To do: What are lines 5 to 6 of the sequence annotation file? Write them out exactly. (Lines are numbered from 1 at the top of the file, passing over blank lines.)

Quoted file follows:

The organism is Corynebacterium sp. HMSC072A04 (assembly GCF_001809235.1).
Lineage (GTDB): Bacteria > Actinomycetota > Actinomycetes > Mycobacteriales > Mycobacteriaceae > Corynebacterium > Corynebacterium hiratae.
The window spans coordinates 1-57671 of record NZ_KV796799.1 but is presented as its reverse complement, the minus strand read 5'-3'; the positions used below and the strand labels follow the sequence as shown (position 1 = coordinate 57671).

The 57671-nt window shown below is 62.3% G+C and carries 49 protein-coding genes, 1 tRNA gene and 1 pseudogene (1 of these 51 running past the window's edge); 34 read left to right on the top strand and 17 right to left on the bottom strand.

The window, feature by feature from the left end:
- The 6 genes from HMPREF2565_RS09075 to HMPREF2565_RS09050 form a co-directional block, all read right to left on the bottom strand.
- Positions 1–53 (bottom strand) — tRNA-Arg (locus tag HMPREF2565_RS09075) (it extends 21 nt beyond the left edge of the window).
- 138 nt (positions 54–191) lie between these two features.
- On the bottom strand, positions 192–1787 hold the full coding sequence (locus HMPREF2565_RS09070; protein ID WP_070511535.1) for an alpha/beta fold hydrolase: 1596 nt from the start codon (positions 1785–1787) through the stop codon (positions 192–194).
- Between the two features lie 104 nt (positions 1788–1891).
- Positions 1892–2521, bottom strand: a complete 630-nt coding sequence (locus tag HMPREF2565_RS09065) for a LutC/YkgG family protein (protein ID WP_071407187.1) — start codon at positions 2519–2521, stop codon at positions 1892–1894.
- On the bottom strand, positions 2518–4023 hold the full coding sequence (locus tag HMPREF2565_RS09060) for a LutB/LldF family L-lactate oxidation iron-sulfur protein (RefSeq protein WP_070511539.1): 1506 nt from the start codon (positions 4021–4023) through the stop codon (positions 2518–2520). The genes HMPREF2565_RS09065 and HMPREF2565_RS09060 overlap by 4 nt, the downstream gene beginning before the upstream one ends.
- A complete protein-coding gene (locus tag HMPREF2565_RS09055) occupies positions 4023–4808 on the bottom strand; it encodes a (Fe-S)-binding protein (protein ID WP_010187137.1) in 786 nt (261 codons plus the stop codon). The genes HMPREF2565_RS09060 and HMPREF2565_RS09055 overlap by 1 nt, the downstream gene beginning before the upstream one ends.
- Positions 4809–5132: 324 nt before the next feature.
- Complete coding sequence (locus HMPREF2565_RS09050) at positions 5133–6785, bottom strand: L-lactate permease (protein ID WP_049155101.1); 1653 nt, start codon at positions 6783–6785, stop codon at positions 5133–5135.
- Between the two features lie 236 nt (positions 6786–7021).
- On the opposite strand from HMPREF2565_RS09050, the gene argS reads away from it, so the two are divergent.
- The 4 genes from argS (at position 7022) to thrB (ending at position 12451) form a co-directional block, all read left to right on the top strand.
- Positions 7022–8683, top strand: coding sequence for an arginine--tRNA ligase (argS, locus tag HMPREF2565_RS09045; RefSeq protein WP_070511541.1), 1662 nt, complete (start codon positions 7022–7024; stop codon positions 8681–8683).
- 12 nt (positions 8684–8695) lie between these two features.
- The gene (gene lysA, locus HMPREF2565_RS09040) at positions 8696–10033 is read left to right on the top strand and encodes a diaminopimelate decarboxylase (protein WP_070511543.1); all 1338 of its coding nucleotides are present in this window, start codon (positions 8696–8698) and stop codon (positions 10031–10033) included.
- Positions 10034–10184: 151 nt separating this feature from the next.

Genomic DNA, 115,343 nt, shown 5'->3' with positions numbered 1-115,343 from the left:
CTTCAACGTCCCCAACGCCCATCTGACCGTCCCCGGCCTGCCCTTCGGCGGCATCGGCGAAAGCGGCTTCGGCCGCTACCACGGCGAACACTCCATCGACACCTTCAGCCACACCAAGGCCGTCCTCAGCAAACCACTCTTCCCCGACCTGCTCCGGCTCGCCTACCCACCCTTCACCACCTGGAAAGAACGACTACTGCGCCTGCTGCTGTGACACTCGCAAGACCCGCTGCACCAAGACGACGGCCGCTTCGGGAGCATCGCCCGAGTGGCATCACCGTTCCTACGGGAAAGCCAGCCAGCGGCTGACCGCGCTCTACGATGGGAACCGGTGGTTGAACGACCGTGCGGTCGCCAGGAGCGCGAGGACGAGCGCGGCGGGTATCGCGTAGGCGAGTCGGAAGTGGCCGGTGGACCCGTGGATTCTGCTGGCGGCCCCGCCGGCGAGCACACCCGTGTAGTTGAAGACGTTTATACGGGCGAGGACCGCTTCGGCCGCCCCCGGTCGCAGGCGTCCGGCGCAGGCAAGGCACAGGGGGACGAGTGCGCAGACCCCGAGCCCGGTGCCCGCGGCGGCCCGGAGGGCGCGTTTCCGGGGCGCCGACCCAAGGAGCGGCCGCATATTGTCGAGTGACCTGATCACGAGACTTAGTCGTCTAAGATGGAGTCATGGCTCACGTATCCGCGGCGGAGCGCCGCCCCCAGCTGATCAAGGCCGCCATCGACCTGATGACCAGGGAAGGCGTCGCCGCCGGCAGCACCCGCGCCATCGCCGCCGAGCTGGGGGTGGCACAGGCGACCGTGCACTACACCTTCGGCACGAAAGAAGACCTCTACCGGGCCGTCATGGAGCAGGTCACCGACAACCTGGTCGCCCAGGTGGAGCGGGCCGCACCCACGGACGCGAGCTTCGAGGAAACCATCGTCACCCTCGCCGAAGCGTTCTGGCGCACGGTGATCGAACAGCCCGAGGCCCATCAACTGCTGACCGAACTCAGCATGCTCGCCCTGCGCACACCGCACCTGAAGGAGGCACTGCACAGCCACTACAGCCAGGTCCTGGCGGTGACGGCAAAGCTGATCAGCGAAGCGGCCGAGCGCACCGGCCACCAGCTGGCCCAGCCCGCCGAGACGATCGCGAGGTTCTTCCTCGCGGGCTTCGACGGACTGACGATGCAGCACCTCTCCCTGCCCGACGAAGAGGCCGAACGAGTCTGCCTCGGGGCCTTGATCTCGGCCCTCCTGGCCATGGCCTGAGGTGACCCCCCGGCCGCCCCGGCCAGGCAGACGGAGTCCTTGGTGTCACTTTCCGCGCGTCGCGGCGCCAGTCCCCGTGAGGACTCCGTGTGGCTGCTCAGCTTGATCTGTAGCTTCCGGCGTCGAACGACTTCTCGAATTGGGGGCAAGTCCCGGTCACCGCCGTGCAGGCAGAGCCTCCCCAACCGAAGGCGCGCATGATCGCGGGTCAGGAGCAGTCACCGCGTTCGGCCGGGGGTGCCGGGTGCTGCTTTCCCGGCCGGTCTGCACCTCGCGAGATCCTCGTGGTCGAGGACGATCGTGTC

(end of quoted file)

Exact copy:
The window, feature by feature from the left end:
- The 6 genes from HMPREF2565_RS09075 to HMPREF2565_RS09050 form a co-directional block, all read right to left on the bottom strand.